UK International Keyboard Layout

Last Update: 2010-11-23, version, added Linux version

  1. Overview
  2. Download and Installation (Windows)
  3. Download and Installation (Linux)
  4. Supported Characters
  5. Changelog
  6. Future Work?
  7. Feedback


One of the problems with US and UK versions of Windows is the assumption that just because our language doesn't use many accented characters, you'll never want to type them in (for example when writing down passages of foreign text, or place or people names.) Thus you pretty much get the character symbols displayed on your keyboard and nothing else.

(Under Windows 2000 at least, you can get acute accented vowels on the United Kingdom keyboard layout by typing AltGr+vowel, but that's it.)

To enter most accented characters you can either start the Character Map application (Start->Programs->Accessories->System Tools->Character Map), then copy and paste what you need, but that's a little long winded for regular entering of individual characters!

You can also learn the character codes for the characters you need and use the Alt+NNN method (for example À can be entered by holding down Alt and typing 0192.) These are hard to remember though, and why should you have to anyway?

You can even (temporarily) set your keyboard layout to German, French etc. which have these characters available directly, but since they won't be marked on the actual keys of your UK keyboard, and they're in odd places (and some of the normal characters move around too) this can be quite confusing.

The UK International layout presented here adds easy to remember shortcuts for many international characters, and some other "special" characters too, which can be accessed on a standard UK QWERTY keyboard. (The standard UK keyboard has the pound sign above 3 and double-quote above 2.)

Download and Installation (Windows)

The installer can be found here. This has only been tested on Windows 2000, Windows XP and Windows 98 SE, however it should also work on Windows NT 4.0, Windows Server 2003, Windows 95, Windows 98 and Windows ME. As of version it should hopefully now work properly for later systems (Vista, 7, 8, 8.1, 10) and for 64-bit systems. Download, run, and follow the instructions.

(The previous separate versions for 9x and NT have been merged into a single custom installer due to the unreliability of the MSI packages generated by Microsoft's Keyboard Layout Creator tool. The differences noted under Supported Characters still apply, but there is now just a single installer for both systems.)

Once installed it must be selected for use by using Control Panel:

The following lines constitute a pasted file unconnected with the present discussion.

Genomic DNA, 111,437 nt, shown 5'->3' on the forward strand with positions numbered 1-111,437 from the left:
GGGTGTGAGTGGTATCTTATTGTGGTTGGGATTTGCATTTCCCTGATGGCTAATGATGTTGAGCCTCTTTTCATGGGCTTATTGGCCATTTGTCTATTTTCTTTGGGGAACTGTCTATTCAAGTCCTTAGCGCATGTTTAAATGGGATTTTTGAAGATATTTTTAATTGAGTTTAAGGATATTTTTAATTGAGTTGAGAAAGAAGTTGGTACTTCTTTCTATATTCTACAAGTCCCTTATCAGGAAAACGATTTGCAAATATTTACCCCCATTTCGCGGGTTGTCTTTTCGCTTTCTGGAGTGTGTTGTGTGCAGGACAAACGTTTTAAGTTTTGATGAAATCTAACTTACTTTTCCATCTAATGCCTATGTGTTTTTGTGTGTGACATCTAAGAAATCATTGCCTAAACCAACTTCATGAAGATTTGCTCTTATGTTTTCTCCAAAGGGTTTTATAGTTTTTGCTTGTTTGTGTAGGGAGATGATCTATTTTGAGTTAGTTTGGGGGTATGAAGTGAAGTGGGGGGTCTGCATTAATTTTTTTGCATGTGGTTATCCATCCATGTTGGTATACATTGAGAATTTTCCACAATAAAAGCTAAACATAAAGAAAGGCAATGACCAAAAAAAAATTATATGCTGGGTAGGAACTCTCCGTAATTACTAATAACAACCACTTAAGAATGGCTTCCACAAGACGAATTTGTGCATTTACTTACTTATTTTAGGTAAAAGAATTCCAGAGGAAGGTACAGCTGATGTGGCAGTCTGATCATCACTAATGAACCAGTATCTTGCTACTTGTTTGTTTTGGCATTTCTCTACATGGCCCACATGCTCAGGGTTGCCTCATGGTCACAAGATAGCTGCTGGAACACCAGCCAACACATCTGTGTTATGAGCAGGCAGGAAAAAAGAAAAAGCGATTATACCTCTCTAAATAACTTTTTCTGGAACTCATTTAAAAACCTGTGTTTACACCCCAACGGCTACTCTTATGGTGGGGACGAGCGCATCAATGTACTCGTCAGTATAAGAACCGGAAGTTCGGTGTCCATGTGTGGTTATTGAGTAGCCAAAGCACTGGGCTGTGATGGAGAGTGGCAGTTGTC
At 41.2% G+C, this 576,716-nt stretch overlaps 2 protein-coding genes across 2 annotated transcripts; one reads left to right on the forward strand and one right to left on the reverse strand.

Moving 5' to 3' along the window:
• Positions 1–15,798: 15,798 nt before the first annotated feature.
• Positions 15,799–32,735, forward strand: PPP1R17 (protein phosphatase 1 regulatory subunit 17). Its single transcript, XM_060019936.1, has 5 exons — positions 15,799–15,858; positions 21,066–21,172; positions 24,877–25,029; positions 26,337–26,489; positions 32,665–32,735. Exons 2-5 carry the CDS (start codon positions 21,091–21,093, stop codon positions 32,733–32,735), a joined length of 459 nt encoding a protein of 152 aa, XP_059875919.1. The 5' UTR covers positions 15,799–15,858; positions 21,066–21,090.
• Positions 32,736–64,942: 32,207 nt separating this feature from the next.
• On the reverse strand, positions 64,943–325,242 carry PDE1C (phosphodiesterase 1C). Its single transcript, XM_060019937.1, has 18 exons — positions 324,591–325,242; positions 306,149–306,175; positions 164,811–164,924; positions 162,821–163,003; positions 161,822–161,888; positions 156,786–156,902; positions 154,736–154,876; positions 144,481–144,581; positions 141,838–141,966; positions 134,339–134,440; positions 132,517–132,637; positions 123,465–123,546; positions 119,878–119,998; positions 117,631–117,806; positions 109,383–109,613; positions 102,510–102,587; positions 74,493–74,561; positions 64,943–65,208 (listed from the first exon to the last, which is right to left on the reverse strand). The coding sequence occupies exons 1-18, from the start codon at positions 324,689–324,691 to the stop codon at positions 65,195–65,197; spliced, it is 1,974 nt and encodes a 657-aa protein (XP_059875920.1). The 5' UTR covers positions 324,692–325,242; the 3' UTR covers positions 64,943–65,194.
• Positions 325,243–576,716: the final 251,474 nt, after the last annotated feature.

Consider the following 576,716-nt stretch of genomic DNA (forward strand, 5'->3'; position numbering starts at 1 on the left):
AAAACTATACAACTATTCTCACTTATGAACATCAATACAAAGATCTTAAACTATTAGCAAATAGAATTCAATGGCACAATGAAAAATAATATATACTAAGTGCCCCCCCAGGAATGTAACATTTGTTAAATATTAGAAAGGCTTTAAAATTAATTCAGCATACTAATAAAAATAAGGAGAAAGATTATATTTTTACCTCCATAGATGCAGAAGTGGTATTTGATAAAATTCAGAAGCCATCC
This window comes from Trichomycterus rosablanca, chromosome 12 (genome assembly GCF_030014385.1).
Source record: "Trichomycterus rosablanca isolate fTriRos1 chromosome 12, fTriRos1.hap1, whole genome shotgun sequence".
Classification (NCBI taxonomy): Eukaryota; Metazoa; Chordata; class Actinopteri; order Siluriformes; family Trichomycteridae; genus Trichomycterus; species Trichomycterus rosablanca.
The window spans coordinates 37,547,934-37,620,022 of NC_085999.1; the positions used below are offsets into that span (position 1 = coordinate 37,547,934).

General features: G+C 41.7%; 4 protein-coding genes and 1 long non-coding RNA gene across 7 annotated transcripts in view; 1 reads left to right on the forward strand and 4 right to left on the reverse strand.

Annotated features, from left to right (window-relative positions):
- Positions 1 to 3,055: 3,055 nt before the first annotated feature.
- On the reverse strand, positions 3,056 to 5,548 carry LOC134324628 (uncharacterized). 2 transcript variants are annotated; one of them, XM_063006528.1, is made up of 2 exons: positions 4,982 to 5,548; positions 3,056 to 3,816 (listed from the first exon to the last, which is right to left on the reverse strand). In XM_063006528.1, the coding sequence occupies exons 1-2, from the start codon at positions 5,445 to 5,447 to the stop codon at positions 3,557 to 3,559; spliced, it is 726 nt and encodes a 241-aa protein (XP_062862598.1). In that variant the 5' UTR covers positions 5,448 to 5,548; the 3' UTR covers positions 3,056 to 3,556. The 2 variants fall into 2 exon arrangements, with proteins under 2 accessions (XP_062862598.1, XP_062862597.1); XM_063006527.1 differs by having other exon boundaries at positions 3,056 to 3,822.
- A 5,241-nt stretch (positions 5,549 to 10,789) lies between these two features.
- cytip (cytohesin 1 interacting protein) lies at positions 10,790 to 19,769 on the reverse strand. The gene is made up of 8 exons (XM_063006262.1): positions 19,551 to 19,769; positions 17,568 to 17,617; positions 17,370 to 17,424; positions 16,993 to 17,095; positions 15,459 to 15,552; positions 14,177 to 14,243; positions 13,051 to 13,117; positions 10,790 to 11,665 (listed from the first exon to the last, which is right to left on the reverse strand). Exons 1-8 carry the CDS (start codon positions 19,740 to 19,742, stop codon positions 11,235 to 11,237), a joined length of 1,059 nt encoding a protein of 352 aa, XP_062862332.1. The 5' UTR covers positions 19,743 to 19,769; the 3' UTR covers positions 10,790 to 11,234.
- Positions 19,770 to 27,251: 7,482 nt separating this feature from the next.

Select "Region & language" from the list on the left, then select "English (United Kingdom)" from the list of already installed Languages on the right. (Assuming it is already installed. Choose "Add a language" to add it if not.) Select Options. From there select "Add a keyboard" and choose "United Kingdom (International)" from the list. You should now be able to choose this keyboard by clicking on the language icon in the system tray (which probably looks like "ENG UK" if you have the default "United Kingdom keyboard" selected, and will change to just "ENG" once "United Kindgom (International) keyboard" is selected.)

Add a new Input language, with language as "English (United Kingdom)" and keyboard layout as "United Kingdom (International)".

Since these systems do not fully support Unicode, the range of characters available is somewhat reduced compared to the NT version, however most of the useful ones are possible. Certainly, Western European (codepage 1252) languages should be fully supported.

(For the curious and stout of heart, source code for the installer is available here.)


The first thing to do is to change keyboard layout back to plain United Kingdom and remove any reference to "United Kingdom (International)" in the Regional Settings Control Panel.

If you have previously installed the MSI version for NT-style OSs, then through Control Panel's Add/Remove Programs page remove "United Kingdom (International)" and reboot.

Running a new version of the installer program will then give you the option of Uninstalling the old version, or Repairing it which should also upgrade to the latest version. (The MSI uninstall may leave the layout installed so you may still get a message saying it is already installed when you run the new installer. Repair should also work in this case.)

When upgrading you may need to reboot after running the installer to make absolutely sure the old version has been unloaded, before the new version will work.

To manually delete the layout, you can delete the file(s) KBUKINT.dll or KBUKINTn.dll in the Windows System32 directory for NT-style OSs, or the file(s) KBUKINT.KBD or KBUKINTn.KBD for 9x-style OSs (where n is a number), and delete the corresponding registry key. This should be done very carefully, but can be done by running the Registry Editor (Windows-Key+R, regedit.exe, Enter), drilling down the tree to "HKEY_LOCAL_MACHINE\SYSTEM\CurrentControlSet\Control\Keyboard Layouts" and locating the subkey under there which references KBUKINT.dll or KBUKINT.KBD. This will be called something like 000n0809 where n is 1 or greater.

Download and Installation (Linux)